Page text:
The scope for exercising expenditure restraint depends on a variety of factors and the most important ones are probably not economic in nature. Among countries that were most successful in restraining expenditure growth, it appears that certain attitudes, which had evolved through long and complicated historical processes, had an important bearing on the pursuit of fiscal policy. In some instances, these attitudes generated national cohesion that ensured sufficient acceptance of short-term material sacrifices against longer-term gains, and in other instances, fiscal prudence was equated with national security. There is also evidence that ideological persuasion concerning the proper role of the state caused a reversal of an ongoing process of increased government sector absorption of resources. While the nature and strength of such attitudes varied among the countries concerned, they generated in each case the required fiscal discipline to keep government sector size to more manageable proportions.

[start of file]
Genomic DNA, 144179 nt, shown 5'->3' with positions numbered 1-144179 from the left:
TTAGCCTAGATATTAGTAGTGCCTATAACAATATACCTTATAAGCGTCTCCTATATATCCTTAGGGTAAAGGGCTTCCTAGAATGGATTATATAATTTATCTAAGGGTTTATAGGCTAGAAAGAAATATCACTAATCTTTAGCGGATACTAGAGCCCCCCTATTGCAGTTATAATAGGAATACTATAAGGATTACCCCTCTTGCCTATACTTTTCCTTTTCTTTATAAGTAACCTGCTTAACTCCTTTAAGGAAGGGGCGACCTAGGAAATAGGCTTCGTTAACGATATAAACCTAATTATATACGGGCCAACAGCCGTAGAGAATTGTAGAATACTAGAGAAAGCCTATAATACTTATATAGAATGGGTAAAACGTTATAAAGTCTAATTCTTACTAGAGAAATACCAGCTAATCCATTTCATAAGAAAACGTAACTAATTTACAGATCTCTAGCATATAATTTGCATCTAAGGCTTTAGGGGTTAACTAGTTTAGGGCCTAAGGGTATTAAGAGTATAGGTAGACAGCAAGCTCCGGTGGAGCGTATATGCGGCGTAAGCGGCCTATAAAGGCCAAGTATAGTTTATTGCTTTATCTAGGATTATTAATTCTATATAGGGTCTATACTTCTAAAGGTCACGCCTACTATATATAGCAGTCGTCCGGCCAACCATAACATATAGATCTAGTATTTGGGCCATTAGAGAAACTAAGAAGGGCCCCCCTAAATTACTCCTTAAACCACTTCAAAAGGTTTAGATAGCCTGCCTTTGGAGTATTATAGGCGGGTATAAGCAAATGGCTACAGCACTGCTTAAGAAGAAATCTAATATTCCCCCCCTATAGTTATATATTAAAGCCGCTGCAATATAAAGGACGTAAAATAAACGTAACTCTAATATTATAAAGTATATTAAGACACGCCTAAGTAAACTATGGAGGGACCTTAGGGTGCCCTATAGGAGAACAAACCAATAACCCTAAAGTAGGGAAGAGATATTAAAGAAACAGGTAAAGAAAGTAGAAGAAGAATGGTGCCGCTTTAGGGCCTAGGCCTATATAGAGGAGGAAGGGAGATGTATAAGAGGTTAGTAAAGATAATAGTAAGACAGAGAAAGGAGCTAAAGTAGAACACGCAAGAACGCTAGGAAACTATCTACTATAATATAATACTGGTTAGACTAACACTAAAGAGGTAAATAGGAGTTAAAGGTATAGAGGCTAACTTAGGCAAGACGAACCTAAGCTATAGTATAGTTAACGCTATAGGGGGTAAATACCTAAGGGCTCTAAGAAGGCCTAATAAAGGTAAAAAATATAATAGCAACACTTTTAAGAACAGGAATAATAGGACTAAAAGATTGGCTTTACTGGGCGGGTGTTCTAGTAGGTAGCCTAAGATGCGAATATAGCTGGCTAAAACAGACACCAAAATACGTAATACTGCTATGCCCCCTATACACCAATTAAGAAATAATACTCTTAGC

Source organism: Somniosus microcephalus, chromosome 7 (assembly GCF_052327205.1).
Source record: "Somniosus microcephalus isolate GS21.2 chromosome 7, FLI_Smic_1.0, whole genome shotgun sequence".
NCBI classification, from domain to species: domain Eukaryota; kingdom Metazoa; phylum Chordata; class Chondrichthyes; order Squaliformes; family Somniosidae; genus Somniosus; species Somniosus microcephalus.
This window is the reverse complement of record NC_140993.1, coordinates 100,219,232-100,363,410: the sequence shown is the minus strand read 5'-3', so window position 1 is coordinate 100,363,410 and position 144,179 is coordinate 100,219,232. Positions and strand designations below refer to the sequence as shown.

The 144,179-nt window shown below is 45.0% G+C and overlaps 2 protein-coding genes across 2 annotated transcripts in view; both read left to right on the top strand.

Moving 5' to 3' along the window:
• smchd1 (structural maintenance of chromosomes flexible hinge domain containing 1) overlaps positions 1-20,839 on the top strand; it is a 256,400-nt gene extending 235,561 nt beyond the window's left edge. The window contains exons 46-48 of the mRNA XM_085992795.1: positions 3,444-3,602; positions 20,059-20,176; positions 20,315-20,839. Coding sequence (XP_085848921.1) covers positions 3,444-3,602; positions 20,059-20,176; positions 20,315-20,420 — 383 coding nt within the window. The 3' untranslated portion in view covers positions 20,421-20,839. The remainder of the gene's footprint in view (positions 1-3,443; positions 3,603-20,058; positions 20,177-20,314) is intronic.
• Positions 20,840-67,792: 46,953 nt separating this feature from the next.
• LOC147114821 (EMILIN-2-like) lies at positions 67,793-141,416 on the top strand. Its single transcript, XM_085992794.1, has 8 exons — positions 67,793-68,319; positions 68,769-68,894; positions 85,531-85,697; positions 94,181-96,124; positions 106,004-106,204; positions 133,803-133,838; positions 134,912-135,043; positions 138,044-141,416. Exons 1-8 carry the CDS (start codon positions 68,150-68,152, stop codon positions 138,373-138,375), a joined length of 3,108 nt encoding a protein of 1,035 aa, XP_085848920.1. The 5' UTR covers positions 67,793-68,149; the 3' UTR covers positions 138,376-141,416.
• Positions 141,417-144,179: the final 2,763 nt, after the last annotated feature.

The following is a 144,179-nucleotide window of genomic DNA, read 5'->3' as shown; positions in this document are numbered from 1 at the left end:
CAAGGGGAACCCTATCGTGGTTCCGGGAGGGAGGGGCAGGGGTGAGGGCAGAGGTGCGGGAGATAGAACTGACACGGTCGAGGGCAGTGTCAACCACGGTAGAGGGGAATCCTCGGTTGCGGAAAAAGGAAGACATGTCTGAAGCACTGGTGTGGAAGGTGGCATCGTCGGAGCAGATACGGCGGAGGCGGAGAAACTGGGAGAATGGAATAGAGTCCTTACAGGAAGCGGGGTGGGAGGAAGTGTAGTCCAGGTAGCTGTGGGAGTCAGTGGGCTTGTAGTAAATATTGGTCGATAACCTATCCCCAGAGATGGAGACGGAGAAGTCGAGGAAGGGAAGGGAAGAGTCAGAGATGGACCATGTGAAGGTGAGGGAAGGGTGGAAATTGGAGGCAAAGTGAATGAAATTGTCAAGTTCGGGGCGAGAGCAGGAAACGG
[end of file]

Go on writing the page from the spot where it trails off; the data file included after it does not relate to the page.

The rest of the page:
Finally, it should be reiterated that the main objective of this study has been to provide information and analysis that could enhance knowledge and understanding of public finances and the conduct of fiscal policy in this group of countries. For this reason, the scope of issues addressed has been fairly broad. It is hoped, however, that the study will provoke thought and will direct attention to separate issues that deserve more thorough research and analysis.